Multnomah County welcomed three new commissioners to its board, making it the first board that is majority people of color and the seventh board in the county’s more than 160 years comprised entirely of women.
Jessica Vega Pederson, who represents east Portland as commissioner for District 2, was sworn in along with Lori Stegmann, who represents east Multnomah County (including Gresham) as commissioner for District 4, and Sharon Meieran, who represents west Portland as commissioner for District 1. They join Commissioner Loretta Smith, who represents north and northeast Portland for District 2 and Chair Deborah Kafoury, who leads the board.
Latina commissioner serves east Portland on county commission
Multnomah County is home to more than 50,000 Latinos residents. Jessica Vega Pederson is the county’s third Latinos leader.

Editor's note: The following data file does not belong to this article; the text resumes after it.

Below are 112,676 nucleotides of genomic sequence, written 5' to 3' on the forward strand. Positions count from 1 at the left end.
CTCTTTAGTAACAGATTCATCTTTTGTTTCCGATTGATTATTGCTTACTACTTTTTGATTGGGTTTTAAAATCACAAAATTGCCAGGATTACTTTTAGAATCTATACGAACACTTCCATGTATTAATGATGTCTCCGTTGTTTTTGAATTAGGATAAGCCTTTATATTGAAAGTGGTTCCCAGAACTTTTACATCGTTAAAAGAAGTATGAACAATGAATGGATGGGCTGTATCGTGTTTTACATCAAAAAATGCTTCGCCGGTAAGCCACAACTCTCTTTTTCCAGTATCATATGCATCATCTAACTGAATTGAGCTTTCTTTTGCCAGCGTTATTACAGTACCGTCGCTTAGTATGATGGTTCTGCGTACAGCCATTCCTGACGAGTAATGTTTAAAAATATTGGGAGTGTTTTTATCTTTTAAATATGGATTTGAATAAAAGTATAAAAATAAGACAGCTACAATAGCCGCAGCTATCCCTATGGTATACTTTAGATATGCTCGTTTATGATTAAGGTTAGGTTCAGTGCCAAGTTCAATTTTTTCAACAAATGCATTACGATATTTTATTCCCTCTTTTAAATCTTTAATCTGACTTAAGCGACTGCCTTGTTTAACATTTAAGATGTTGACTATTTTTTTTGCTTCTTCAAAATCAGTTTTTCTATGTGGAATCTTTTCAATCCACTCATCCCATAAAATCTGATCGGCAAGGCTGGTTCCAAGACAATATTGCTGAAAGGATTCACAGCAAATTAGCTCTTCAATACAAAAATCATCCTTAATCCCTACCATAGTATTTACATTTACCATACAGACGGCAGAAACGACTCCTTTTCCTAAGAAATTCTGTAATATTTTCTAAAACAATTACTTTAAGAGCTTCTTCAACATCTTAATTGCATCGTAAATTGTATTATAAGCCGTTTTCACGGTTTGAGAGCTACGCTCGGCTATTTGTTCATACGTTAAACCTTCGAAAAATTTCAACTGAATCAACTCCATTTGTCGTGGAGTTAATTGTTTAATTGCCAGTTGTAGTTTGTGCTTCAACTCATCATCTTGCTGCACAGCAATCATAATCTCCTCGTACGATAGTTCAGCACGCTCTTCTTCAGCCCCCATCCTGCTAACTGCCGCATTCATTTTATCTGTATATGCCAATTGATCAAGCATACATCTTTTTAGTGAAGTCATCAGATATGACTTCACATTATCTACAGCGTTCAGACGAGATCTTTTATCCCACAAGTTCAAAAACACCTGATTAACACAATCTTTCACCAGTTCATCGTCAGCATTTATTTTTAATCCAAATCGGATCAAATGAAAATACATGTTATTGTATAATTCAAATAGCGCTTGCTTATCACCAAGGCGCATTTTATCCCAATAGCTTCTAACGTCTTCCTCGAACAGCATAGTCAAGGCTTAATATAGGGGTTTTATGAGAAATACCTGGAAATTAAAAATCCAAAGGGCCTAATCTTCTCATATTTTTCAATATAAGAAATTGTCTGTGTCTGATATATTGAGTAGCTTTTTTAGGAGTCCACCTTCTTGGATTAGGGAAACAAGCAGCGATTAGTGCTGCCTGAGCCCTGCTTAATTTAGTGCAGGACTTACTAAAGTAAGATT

She was the first Latina elected to the Oregon House. In Salem, Vega Pederson fought for access to government-issued driving cards for undocumented Oregonians, equal pay for women, paid sick leave and higher minimum wages.
She lobbied for money to install flashing crosswalks on some of the busiest and darkest four-lane roads that carry east Portland commuters to downtown jobs. Health and sustainable communities top her agenda going into this four-year term.
“In east Portland, we’re tired of being the exception to services, being told, ‘Oh, we’ll get to it next year,’” she said. Pedestrian fatalities in her neighborhood are the highest in the county. Rising housing costs are pushing people of color, immigrants, refugees and low-income families further east.
Born in Indiana, Vega Pederson is a second-generation Chicana. Her grandfather was a steelworker who raised nine children, including seven daughters.
“I was surrounded by strong Latina woman,” she said. “They were my role models of what it means to be a woman.”
And that’s the kind of role models this county needs.
“We need our government to reflect our community in the boardroom, behind the dais, to bring different ideas, different discussions,” she said. “Our problems aren’t new—so our solutions need to be.”